Dhiya Moussa, 11, is a stocky child with shaggy brown hair. He cautiously answers questions from Dr. Haider Maliki, and confesses he still can't fall asleep at night.
"I am afraid of darkness," Moussa says. "After I was released, I was afraid to stay alone in the dark. I don't know why. When I enter into a dark room I get frightened, I immediately switch on the light and run away."
As he is talking, Moussa keeps looking to his father for reassurance.
Pharmacist Moussa Hussein Hassan says his son was kidnapped in 2004, but he still crawls into bed every night with him and his wife.
"My son was held for seven days before they released him," Hassan says. "They locked him in a shed all by himself with rats in the darkness. Before he was kidnapped, he was never afraid. But after that he became terrified of the dark. He goes to bed very late at night and he can only sleep after exhausting himself. He insists on burying his head under my arm to feel safe when he sleeps."
Moussa also developed memory loss and initially wouldn't mingle with other children. Things got so bad that his father brought him to Dr. Maliki.
Maliki, a psychiatrist, has treated hundreds of children at the Central Pediatric Teaching Hospital in Baghdad where he works. Their stories he says are heartbreaking.
"Of course, we have many children," Maliki says. He talked about one 13-year-old girl who was kidnapped and raped numerous times.
The result is that many develop post traumatic stress disorder or PTSD.
Children who suffer from PTSD, Maliki says, can abuse drugs or alcohol, stop studying or become violent themselves. He estimates that at least 15 percent of Iraqi children display some symptoms of the condition.
Maliki says that getting families to come forward is a challenge.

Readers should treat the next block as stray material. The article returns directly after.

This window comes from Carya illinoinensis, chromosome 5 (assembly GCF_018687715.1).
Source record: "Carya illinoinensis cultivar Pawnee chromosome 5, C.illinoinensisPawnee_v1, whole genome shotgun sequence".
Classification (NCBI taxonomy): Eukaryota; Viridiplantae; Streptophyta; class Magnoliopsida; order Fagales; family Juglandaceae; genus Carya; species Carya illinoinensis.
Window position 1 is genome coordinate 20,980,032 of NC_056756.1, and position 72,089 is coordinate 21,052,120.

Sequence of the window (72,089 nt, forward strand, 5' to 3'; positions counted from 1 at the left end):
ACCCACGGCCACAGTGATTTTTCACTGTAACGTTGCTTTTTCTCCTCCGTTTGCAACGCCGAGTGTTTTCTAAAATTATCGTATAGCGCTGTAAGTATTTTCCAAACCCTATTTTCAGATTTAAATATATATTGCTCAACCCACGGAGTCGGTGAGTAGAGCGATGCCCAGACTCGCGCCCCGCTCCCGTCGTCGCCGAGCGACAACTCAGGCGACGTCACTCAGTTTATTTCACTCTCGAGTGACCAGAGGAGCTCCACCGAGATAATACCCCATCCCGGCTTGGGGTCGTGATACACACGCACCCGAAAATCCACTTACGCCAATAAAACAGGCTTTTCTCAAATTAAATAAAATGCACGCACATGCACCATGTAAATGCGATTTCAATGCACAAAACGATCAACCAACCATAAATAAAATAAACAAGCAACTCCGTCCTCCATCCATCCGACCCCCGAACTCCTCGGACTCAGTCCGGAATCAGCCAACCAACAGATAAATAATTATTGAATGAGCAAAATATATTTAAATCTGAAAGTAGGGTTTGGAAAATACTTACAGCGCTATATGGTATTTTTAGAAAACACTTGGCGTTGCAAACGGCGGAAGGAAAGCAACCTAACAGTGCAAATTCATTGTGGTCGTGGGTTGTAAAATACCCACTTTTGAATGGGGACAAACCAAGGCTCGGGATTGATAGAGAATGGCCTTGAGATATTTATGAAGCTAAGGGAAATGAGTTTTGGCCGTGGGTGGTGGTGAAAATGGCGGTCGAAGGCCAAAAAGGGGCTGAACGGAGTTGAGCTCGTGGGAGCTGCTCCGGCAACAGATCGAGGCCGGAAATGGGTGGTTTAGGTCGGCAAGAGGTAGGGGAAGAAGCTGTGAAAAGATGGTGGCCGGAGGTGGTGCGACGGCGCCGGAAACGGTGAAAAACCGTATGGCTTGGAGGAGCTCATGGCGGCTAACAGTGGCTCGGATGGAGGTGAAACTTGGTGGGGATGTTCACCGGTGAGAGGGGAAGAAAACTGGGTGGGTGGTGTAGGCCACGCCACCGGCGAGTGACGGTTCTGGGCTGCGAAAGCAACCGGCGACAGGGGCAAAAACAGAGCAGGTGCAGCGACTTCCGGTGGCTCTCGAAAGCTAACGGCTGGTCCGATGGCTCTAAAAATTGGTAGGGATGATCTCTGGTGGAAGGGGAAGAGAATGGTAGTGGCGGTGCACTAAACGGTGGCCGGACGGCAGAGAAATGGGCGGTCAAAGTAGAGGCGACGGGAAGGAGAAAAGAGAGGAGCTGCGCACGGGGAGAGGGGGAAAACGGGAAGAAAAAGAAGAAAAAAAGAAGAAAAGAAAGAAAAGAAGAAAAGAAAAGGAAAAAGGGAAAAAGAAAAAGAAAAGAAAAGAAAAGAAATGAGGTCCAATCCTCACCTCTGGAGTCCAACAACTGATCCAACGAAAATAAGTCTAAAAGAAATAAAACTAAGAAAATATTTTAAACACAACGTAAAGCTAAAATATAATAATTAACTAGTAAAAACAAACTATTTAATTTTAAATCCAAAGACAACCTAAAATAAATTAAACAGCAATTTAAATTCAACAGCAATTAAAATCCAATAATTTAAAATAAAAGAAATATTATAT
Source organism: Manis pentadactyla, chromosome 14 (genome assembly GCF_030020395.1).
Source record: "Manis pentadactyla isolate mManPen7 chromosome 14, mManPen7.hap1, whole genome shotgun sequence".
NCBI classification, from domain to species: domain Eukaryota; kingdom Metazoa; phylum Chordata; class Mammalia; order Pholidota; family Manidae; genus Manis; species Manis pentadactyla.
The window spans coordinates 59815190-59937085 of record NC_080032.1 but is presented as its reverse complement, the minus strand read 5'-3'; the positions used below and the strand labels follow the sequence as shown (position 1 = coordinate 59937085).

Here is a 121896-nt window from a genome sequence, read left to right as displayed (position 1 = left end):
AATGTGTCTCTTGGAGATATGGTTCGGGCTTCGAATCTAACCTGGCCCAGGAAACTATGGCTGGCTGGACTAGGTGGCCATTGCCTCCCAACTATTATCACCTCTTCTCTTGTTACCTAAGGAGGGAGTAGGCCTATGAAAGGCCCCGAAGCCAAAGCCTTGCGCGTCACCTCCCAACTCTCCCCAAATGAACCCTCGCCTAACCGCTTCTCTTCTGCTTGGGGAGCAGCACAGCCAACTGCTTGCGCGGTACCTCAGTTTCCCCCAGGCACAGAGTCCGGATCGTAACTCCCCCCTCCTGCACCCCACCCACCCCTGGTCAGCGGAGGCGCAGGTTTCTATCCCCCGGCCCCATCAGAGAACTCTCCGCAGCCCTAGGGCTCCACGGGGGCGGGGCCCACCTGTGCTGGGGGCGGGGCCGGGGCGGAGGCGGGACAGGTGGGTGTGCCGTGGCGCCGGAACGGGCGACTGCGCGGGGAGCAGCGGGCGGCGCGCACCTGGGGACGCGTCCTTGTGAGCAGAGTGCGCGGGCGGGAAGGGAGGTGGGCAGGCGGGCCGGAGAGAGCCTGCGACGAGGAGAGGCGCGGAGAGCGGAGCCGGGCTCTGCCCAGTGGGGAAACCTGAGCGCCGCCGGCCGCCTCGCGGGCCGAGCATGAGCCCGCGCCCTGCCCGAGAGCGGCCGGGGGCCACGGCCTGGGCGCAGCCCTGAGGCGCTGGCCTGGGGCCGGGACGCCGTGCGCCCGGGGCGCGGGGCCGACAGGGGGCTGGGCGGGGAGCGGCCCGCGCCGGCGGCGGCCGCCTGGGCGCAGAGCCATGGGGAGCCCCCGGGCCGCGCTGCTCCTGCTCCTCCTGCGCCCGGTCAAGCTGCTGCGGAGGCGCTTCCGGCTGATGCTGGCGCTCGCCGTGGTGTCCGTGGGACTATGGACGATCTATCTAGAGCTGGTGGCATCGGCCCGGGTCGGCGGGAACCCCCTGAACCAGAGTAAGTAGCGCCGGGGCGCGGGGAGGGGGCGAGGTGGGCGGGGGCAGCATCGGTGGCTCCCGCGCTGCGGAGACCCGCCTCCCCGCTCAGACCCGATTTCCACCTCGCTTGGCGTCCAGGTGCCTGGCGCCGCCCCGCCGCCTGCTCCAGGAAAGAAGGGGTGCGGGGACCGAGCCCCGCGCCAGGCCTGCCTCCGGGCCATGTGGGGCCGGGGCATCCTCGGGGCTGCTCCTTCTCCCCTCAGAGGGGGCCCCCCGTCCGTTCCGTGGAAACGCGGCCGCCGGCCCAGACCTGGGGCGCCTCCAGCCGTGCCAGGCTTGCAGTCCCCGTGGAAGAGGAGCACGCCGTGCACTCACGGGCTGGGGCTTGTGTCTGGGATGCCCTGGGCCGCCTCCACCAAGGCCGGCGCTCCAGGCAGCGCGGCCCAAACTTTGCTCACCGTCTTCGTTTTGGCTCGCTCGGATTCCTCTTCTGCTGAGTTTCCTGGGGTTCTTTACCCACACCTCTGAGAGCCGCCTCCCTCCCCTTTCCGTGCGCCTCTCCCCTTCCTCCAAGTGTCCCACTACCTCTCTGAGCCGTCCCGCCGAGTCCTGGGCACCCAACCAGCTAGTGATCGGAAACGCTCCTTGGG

"Especially in children, especially in the female, any psychological problem is a stigma," Maliki says. "They deny the disease, but when we examine the child, we discover many problems."
It's not only the families who have had trouble recognizing the problem: Iraq's notoriously inept and corrupt Ministry of Health has provided little help up until now, Maliki says.
He is the only child psychiatrist in the entire country who works at a government hospital. The conditions here — the premiere pediatric care facility in Iraq — are dire. As he talks, sewage from a leaking toilet spreads across the room. No one bothers to come and clean it up.
"I think the government [is] concern[ed] about the security and other issues, but of course you have a big problems of our children," Maliki says. "And the problem increasing every day.
Maliki himself is not a trained child psychiatrist — he took up the position, he says, after seeing that there was no one taking care of the children's mental health.
What he needs for this job, he has taught himself he says.
"I have no training," Maliki says. "I didn't see any child psychiatry center outside Iraq. We told the ministry, we told the government. They say they have no money for the training."
Still, this month the hospital is going to open a new clinic. The government has finally agreed to fund it, and Maliki will head the ward that will exclusively treat children with psychological problems, including PTSD.
Social worker Amna Ali Hussien, who works at the clinic, says it is sorely needed, reports Lourdes Garcia-Navarro of NPR, a prominent nonprofit radio channel.
"We still don't have enough time to see all the conditions admitted to this hospital," Hussein says. "Therefore we really need to open a whole ward. We will open special classrooms for children with psychological disorders at schools, and there will be intensive programs."
There is no doubt that treatment has helped young Dhiya, says his father.
"Thank God after those sessions there has been some improvement in his condition," Hassan says.
His son is able to laugh again, his face lights up and the night terrors Dhiya still feels temporarily held at bay.